Sault leaders call for action as nation mourns discovery of 215 residential school victims

A photo of the Shingwauk Residential Schools Centre in Algoma University. (File)

As people around the country mourn the deaths of children at residential schools, Indigenous leaders in the Sault are calling on all levels of government to do more in uncovering the truth.

Several memorials have been set up across the nation, including northern cities, after the remains of 215 children were discovered at a former residential school in Kamloops, B.C., over the weekend.

"The fact that we found 215 children in a mass grave, speaks to what we've been saying, that these schools were a form of genocide," said RoseAnne Archibald, Ontario Regional Chief. "It needs to be acknowledged by the government, by the churches who participated in this genocide, and that's why we're so emotional, because these children were taken from their families."

Archibald visited the memorial site at Algoma University Monday and said she's feeling overwhelmed with emotion. She said it only reinforces that all levels of government must step up to find more of these sites.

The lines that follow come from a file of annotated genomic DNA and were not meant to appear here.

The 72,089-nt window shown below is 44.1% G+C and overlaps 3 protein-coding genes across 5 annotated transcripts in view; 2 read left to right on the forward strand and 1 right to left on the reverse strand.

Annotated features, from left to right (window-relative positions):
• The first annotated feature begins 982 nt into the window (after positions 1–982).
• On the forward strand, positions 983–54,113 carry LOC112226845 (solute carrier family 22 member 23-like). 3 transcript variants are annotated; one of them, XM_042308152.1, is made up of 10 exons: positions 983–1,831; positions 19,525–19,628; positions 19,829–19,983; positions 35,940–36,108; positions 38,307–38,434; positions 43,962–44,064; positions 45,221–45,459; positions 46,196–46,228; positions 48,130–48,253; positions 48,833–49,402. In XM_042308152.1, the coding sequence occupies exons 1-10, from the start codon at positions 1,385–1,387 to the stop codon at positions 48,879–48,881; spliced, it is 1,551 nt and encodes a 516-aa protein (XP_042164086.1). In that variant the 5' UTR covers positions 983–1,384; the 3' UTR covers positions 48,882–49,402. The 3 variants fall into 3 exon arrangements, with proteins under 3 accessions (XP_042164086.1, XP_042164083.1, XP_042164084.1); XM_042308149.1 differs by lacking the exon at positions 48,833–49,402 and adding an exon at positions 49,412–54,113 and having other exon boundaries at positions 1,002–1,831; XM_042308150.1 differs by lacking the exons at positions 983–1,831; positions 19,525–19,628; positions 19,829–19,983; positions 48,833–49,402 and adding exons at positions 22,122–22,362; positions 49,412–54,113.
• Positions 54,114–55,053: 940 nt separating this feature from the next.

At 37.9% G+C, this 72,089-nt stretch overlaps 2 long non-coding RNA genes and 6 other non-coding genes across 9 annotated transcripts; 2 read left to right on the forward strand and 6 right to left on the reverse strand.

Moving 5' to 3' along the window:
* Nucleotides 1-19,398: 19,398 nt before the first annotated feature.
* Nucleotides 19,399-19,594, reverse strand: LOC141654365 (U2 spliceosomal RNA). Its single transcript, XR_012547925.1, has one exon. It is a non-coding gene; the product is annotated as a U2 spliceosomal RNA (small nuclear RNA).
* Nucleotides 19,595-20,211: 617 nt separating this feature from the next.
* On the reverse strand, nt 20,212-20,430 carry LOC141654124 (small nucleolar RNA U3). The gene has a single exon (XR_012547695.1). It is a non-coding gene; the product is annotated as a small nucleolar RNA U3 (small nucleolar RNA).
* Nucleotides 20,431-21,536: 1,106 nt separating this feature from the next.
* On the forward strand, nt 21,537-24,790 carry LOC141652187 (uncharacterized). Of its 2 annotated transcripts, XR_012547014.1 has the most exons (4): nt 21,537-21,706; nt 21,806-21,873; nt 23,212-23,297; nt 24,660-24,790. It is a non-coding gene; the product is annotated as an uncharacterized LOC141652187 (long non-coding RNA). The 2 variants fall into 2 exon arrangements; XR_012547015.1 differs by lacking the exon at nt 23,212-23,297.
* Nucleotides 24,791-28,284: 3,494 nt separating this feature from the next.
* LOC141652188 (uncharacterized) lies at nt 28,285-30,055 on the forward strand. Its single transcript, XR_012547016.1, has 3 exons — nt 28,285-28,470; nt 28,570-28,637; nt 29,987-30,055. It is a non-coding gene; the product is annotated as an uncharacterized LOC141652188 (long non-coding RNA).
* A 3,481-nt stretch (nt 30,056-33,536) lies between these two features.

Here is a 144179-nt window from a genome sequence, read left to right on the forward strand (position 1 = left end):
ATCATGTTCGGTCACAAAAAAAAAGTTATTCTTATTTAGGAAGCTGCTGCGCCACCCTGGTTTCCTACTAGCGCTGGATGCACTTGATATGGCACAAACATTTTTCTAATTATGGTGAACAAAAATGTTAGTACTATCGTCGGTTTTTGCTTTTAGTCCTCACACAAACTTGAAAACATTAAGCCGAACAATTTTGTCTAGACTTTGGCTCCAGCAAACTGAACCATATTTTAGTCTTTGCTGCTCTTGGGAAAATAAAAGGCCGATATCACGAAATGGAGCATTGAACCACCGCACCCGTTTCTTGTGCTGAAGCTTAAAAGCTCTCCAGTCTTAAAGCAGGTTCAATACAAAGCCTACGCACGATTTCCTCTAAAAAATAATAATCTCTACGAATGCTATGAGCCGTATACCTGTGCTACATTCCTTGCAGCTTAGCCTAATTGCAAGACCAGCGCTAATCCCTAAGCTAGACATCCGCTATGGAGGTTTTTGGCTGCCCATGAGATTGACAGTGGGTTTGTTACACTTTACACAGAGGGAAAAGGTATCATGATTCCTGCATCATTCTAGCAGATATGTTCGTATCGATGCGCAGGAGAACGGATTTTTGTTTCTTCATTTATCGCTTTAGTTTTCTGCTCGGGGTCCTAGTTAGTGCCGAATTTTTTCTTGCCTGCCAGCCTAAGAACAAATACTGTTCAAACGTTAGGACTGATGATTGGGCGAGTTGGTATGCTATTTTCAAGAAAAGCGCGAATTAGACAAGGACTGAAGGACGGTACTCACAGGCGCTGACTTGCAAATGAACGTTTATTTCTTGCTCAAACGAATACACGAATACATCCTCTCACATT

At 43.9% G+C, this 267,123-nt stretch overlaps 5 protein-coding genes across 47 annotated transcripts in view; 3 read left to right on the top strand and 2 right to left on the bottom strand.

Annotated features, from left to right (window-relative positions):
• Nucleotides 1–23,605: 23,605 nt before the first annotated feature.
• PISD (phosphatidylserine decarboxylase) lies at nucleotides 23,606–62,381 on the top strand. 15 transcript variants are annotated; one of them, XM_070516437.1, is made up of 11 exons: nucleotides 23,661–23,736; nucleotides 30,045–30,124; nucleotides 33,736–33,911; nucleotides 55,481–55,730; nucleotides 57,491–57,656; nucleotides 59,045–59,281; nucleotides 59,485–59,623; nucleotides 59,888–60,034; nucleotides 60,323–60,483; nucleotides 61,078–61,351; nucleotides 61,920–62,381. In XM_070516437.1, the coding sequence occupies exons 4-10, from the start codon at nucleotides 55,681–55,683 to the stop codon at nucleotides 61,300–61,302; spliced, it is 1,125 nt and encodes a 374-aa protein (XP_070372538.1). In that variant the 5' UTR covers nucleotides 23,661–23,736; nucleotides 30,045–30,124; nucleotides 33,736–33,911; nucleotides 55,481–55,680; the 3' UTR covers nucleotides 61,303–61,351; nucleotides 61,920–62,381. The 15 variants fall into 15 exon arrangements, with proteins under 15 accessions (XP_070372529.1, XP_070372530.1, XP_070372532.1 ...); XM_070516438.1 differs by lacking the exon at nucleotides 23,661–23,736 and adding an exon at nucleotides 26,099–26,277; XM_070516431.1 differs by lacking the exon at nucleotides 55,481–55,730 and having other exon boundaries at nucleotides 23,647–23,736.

"I am writing to Prime Minister Trudeau and Premier Ford to first of all, support First Nations and their knowledge keepers in examining all of these residential schools in communities across Ontario and Canada," she said. "We need closure, that's what we need on this. Not only First Nations, but all of Canada."

The Shingwauk Residential Schools Centre in Algoma University echoed that sentiment and said its mission is to help uncover these sites.

"Listening to survivors of residential schools, listening to the truth and reconciliation report that talked about missing children and their burials, I think this is information that we all knew was coming," said Krista McCracken, the centre's curator.

McCracken said the university knows of 72 former Shingwauk residential school students who are buried within the Shingwauk Cemetery located on the Algoma University grounds, but is always working to find more information.

"We're really listening to the Children of Shingwauk alumni association for the next steps," McCracken said. "They're going to be guiding the process going forward, we're going to listen to them, take their guidance and move at the pace that's appropriate for the survivor community."

Speaking to reporters Monday, Prime Minister Trudeau said he would be discussing the next steps for action with his cabinet.